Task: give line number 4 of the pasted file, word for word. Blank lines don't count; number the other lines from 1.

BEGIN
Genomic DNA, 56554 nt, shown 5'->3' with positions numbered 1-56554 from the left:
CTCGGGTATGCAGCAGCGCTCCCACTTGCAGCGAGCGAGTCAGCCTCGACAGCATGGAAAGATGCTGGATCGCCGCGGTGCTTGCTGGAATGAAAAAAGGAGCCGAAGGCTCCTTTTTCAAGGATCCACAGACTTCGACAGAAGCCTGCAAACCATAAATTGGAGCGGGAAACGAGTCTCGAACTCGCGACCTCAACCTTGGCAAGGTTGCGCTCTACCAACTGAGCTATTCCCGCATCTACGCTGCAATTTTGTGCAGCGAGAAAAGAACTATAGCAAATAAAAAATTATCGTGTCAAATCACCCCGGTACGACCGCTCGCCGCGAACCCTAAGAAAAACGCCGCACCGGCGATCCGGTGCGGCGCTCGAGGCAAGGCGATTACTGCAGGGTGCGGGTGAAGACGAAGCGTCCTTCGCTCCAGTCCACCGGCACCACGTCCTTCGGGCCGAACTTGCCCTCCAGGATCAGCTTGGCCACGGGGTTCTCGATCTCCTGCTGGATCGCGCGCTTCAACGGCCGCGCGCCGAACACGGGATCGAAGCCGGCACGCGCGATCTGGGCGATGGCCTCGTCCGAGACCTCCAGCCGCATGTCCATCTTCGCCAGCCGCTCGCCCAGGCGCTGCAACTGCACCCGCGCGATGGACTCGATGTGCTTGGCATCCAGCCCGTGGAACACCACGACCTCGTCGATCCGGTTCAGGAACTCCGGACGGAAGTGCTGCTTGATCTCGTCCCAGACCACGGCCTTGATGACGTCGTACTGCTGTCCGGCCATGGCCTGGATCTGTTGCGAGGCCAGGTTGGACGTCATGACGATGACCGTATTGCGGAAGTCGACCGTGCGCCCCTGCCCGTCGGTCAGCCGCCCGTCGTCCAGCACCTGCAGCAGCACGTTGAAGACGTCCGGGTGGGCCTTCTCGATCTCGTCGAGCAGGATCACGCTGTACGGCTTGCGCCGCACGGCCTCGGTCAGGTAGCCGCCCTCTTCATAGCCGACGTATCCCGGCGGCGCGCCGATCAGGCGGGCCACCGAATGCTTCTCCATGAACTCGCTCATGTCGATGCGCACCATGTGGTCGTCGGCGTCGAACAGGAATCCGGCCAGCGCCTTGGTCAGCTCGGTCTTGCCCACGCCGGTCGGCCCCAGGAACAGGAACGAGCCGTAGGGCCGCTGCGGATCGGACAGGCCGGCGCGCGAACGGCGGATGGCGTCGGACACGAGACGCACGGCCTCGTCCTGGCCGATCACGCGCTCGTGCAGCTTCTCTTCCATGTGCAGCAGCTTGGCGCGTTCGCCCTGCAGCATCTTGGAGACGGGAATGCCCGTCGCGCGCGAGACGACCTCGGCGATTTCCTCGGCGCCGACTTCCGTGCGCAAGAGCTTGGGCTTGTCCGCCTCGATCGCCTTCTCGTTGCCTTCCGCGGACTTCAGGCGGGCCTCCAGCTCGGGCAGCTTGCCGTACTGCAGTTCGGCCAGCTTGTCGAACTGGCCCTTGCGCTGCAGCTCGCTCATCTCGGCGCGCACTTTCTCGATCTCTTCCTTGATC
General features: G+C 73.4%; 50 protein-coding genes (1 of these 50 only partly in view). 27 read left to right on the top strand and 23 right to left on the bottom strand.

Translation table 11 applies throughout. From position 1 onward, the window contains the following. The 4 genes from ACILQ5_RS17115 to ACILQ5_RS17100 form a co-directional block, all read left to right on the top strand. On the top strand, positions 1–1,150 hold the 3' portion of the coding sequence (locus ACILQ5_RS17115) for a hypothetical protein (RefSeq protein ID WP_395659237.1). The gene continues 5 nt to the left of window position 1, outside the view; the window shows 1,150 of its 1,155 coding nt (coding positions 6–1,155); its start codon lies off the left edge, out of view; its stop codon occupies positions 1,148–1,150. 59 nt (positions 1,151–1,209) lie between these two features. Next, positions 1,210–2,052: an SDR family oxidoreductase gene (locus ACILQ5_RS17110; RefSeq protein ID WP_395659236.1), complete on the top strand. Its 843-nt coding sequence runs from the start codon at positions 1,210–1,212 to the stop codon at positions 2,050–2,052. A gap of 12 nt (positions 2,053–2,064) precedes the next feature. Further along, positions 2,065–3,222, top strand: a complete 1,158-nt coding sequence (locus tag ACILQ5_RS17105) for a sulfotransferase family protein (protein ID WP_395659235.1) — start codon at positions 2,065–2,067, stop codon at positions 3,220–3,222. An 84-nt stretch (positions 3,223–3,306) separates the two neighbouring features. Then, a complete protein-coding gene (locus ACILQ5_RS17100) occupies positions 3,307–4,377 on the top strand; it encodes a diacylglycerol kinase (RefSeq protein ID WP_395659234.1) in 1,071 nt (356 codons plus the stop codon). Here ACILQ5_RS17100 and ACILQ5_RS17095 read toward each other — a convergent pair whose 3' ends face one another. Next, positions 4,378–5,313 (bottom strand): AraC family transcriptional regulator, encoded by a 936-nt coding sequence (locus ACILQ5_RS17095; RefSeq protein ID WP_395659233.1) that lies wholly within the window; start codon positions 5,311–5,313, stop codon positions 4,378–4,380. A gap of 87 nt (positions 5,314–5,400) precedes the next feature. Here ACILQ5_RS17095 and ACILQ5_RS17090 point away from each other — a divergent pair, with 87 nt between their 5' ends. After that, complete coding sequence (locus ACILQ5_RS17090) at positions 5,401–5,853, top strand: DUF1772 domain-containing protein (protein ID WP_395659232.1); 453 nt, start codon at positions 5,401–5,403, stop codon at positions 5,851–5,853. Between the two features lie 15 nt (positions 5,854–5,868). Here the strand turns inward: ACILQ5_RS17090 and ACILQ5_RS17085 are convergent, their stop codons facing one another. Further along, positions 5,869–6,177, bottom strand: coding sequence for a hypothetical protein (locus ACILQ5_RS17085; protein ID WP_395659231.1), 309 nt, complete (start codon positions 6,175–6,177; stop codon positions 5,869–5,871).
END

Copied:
Translation table 11 applies throughout. From position 1 onward, the window contains the following. The 4 genes from ACILQ5_RS17115 to ACILQ5_RS17100 form a co-directional block, all read left to right on the top strand. On the top strand, positions 1–1,150 hold the 3' portion of the coding sequence (locus ACILQ5_RS17115) for a hypothetical protein (RefSeq protein ID WP_395659237.1). The gene continues 5 nt to the left of window position 1, outside the view; the window shows 1,150 of its 1,155 coding nt (coding positions 6–1,155); its start codon lies off the left edge, out of view; its stop codon occupies positions 1,148–1,150. 59 nt (positions 1,151–1,209) lie between these two features. Next, positions 1,210–2,052: an SDR family oxidoreductase gene (locus ACILQ5_RS17110; RefSeq protein ID WP_395659236.1), complete on the top strand. Its 843-nt coding sequence runs from the start codon at positions 1,210–1,212 to the stop codon at positions 2,050–2,052. A gap of 12 nt (positions 2,053–2,064) precedes the next feature. Further along, positions 2,065–3,222, top strand: a complete 1,158-nt coding sequence (locus tag ACILQ5_RS17105) for a sulfotransferase family protein (protein ID WP_395659235.1) — start codon at positions 2,065–2,067, stop codon at positions 3,220–3,222. An 84-nt stretch (positions 3,223–3,306) separates the two neighbouring features. Then, a complete protein-coding gene (locus ACILQ5_RS17100) occupies positions 3,307–4,377 on the top strand; it encodes a diacylglycerol kinase (RefSeq protein ID WP_395659234.1) in 1,071 nt (356 codons plus the stop codon). Here ACILQ5_RS17100 and ACILQ5_RS17095 read toward each other — a convergent pair whose 3' ends face one another. Next, positions 4,378–5,313 (bottom strand): AraC family transcriptional regulator, encoded by a 936-nt coding sequence (locus ACILQ5_RS17095; RefSeq protein ID WP_395659233.1) that lies wholly within the window; start codon positions 5,311–5,313, stop codon positions 4,378–4,380. A gap of 87 nt (positions 5,314–5,400) precedes the next feature. Here ACILQ5_RS17095 and ACILQ5_RS17090 point away from each other — a divergent pair, with 87 nt between their 5' ends. After that, complete coding sequence (locus ACILQ5_RS17090) at positions 5,401–5,853, top strand: DUF1772 domain-containing protein (protein ID WP_395659232.1); 453 nt, start codon at positions 5,401–5,403, stop codon at positions 5,851–5,853. Between the two features lie 15 nt (positions 5,854–5,868). Here the strand turns inward: ACILQ5_RS17090 and ACILQ5_RS17085 are convergent, their stop codons facing one another. Further along, positions 5,869–6,177, bottom strand: coding sequence for a hypothetical protein (locus ACILQ5_RS17085; protein ID WP_395659231.1), 309 nt, complete (start codon positions 6,175–6,177; stop codon positions 5,869–5,871).